• bring up XML Schema Generator in any browser
  • copy your specimen XML file text from step 1 above (for this tutorial: minerals_template.xml)
  • paste it into the text area provided
  • select Russian Doll Style
  • click the Generate Schema button
  • right mouse click the results, => Select All, => Copy
  • create a new local file with Notepad++, Notepad, or Edit, and Paste the results
  • save the file as minerals.xsd

You now have the .xsd file for Excel, and won't require the template produced in Step 1 again.


3. Load the.xsd File into Excel

For this step, you'll need the Developer features of Excel. If you don't already have this enabled, see the Microsoft tech note Enabling Excel Developer features for instructions. Then take the following steps:

  • open a new Excel workbook
  • navigate to the Developer ribbon
  • click Source in the XML section, this will open the XML Source window
  • click the XML Maps button on the lower right, this will open the XML Maps window
  • click Add in the XML Maps window
  • browse to the minerals.xsd file created in Step 2 above and click OK
  • the XML map should appear in thw XML Maps window

4. Map the xsd to the columns in your worksheet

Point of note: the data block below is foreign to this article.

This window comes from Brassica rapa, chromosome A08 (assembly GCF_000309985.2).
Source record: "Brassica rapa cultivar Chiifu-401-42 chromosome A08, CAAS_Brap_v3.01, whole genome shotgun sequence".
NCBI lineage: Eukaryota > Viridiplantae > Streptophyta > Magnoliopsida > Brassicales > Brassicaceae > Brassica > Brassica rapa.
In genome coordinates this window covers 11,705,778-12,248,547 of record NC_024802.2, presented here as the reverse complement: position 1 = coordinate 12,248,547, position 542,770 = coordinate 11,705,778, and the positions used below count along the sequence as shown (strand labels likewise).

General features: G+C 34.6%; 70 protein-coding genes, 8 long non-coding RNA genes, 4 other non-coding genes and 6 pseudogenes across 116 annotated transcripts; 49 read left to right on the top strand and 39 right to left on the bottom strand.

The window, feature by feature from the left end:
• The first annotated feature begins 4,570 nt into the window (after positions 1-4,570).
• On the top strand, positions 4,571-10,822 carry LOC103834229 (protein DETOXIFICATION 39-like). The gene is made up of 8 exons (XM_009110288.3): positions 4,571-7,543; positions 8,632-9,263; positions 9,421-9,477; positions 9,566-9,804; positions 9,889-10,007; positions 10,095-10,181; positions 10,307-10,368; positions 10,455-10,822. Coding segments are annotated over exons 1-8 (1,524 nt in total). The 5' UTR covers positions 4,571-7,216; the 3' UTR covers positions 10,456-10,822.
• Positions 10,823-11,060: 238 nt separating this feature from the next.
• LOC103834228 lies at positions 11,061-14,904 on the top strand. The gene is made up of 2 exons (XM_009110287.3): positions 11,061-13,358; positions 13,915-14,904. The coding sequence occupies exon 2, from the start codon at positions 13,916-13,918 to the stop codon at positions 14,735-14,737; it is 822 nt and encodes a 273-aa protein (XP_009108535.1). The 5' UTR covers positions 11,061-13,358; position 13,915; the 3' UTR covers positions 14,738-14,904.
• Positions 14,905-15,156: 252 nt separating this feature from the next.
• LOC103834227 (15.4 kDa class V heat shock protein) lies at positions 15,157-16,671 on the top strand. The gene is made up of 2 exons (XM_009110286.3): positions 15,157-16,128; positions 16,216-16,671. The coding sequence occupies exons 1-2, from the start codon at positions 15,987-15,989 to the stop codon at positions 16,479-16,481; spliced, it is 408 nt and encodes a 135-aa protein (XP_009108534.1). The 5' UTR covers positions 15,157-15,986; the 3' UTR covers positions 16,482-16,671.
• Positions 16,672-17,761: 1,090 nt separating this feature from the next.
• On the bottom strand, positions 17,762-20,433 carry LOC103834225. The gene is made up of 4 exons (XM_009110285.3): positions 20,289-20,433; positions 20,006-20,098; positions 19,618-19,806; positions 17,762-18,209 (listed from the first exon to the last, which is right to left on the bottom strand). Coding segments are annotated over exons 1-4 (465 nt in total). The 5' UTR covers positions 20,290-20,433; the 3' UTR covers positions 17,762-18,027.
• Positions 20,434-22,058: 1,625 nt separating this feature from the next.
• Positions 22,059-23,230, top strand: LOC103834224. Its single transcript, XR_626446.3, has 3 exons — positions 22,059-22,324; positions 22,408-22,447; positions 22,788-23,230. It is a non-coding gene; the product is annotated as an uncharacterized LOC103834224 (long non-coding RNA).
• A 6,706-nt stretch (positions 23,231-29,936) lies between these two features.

• copy the data from the textarea below:
    • right mouse-click the data below
    • click "Select All"
    • click "Copy"
  • Paste the data into cell A1 in your worksheet
  • Drag the topmost node of the map to the first cell of the data you want to map.
    For this tutorial, that means drag the mineral_database node to cell A1.

Result – Excel will map and highlight your data. It should appear as shown below.


5. Export the XML

Click Export in the XML section of the Developer ribbon and Save your XML file as minerals.xml.

You're done.


General

Of course, there are any number of similar steps that will bring you to an equally similar result depending on your starting point. Some, if not most, will also bring along some impenetrable error messages from Excel that can take quite some time to work out. One thing to bear in mind when experimenting with variations on this example is that Excel requires the maxOccurs="unbounded" property in the <xsd:element > tag in xsd in order to map more than one row.

Here are some closing thoughts:

  1. Tag Names: XML tag names are quite flexible, and there is no firm requirement on their style in the XML specification. You'll find a wide range of opinions in a web search, but that being said, experience has taught me that the most bullet-proof approach is to use lower case, underscore-separated names such as <refraction_indices>.
  2. Embedded HTML: In a word - don't. As a highly experienced UI developer I've tried every variation. Yes, CDATA tags will allow you to embed HTML in XML elements, but CDATA is - by definition - unparsed and will not render on a web page as you might like or expect. If you need to format XML data on a web page, such as the <formula> element in this example, use a JavaScript function or jQuery widget after the data is loaded. For an example of this, see Formatting Chemical Formulas in DHTML Pages elsewhere on this website.
  3. Copyright Notice: The data used in this example is courtesy of and Copyright © 2006 - 2013, Gelogy Park, LLC (theGeoZone.com)